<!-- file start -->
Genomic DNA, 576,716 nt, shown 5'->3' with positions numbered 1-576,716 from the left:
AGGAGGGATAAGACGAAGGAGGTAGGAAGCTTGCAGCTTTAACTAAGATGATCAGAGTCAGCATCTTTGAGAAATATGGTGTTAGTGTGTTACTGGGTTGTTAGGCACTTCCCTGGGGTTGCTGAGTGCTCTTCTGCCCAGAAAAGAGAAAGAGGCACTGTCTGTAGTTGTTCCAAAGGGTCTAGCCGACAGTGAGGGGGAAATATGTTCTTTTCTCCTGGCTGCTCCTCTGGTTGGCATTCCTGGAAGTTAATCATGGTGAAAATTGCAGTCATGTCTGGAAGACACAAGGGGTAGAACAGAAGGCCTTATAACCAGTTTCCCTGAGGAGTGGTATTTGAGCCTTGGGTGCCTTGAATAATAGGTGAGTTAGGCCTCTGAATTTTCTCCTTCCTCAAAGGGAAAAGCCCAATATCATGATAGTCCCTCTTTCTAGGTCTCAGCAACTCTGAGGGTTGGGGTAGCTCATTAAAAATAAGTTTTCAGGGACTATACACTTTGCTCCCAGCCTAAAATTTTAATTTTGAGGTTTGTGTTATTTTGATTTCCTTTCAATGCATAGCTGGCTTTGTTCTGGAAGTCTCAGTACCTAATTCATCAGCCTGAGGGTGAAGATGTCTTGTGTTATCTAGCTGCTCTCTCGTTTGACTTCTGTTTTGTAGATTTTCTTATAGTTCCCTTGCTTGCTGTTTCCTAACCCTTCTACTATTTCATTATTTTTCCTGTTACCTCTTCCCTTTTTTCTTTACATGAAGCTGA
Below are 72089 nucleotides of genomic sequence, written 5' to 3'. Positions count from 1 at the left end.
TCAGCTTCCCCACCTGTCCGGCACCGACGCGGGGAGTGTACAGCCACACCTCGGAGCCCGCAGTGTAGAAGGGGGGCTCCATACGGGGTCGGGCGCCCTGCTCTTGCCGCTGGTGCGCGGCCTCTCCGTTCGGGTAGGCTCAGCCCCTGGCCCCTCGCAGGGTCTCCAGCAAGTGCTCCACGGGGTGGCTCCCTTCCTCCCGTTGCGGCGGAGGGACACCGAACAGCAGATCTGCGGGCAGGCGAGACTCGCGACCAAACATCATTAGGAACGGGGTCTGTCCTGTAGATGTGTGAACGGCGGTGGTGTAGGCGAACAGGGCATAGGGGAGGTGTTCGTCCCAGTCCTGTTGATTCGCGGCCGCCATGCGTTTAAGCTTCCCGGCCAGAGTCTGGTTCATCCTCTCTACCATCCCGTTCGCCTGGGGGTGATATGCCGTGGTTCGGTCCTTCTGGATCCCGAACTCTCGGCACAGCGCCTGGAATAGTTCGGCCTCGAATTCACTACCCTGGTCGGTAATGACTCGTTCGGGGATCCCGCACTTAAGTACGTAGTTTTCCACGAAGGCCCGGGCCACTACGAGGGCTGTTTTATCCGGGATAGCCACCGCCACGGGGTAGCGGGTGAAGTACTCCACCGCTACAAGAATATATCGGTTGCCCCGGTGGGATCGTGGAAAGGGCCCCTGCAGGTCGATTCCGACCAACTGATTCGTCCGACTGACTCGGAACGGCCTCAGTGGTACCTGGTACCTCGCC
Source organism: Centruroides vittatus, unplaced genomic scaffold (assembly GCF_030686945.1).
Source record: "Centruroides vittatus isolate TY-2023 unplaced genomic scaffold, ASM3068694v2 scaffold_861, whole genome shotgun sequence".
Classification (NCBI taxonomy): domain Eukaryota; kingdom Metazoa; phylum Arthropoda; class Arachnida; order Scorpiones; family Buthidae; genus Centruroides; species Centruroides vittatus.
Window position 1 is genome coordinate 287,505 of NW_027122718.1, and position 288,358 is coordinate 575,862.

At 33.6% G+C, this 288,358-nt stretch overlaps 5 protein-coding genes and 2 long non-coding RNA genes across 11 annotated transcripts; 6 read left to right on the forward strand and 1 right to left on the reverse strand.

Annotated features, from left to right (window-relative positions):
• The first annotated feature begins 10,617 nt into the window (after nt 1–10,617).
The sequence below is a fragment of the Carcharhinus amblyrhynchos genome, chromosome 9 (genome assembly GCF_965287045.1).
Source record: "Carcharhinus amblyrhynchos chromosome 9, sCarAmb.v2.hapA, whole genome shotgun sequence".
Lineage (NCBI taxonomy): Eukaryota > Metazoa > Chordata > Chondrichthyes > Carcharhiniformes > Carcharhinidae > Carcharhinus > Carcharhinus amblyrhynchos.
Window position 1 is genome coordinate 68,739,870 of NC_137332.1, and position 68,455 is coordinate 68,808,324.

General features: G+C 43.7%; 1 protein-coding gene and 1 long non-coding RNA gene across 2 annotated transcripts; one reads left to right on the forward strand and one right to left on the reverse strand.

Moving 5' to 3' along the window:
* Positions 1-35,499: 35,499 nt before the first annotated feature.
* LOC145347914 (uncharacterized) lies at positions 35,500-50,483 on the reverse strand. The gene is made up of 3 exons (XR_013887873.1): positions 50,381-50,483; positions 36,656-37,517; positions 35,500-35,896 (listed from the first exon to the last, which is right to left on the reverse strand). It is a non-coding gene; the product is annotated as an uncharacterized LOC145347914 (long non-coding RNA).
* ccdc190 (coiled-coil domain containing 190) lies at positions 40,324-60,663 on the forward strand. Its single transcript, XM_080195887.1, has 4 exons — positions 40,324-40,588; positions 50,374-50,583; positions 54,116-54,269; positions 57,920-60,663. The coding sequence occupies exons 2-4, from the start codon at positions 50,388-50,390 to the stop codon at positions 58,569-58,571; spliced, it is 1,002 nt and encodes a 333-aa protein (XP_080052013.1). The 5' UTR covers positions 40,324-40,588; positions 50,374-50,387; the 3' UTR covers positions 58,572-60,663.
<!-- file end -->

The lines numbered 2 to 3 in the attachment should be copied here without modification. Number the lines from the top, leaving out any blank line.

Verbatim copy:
AGGAGGGATAAGACGAAGGAGGTAGGAAGCTTGCAGCTTTAACTAAGATGATCAGAGTCAGCATCTTTGAGAAATATGGTGTTAGTGTGTTACTGGGTTGTTAGGCACTTCCCTGGGGTTGCTGAGTGCTCTTCTGCCCAGAAAAGAGAAAGAGGCACTGTCTGTAGTTGTTCCAAAGGGTCTAGCCGACAGTGAGGGGGAAATATGTTCTTTTCTCCTGGCTGCTCCTCTGGTTGGCATTCCTGGAAGTTAATCATGGTGAAAATTGCAGTCATGTCTGGAAGACACAAGGGGTAGAACAGAAGGCCTTATAACCAGTTTCCCTGAGGAGTGGTATTTGAGCCTTGGGTGCCTTGAATAATAGGTGAGTTAGGCCTCTGAATTTTCTCCTTCCTCAAAGGGAAAAGCCCAATATCATGATAGTCCCTCTTTCTAGGTCTCAGCAACTCTGAGGGTTGGGGTAGCTCATTAAAAATAAGTTTTCAGGGACTATACACTTTGCTCCCAGCCTAAAATTTTAATTTTGAGGTTTGTGTTATTTTGATTTCCTTTCAATGCATAGCTGGCTTTGTTCTGGAAGTCTCAGTACCTAATTCATCAGCCTGAGGGTGAAGATGTCTTGTGTTATCTAGCTGCTCTCTCGTTTGACTTCTGTTTTGTAGATTTTCTTATAGTTCCCTTGCTTGCTGTTTCCTAACCCTTCTACTATTTCATTATTTTTCCTGTTACCTCTTCCCTTTTTTCTTTACATGAAGCTGA
Below are 72089 nucleotides of genomic sequence, written 5' to 3'. Positions count from 1 at the left end.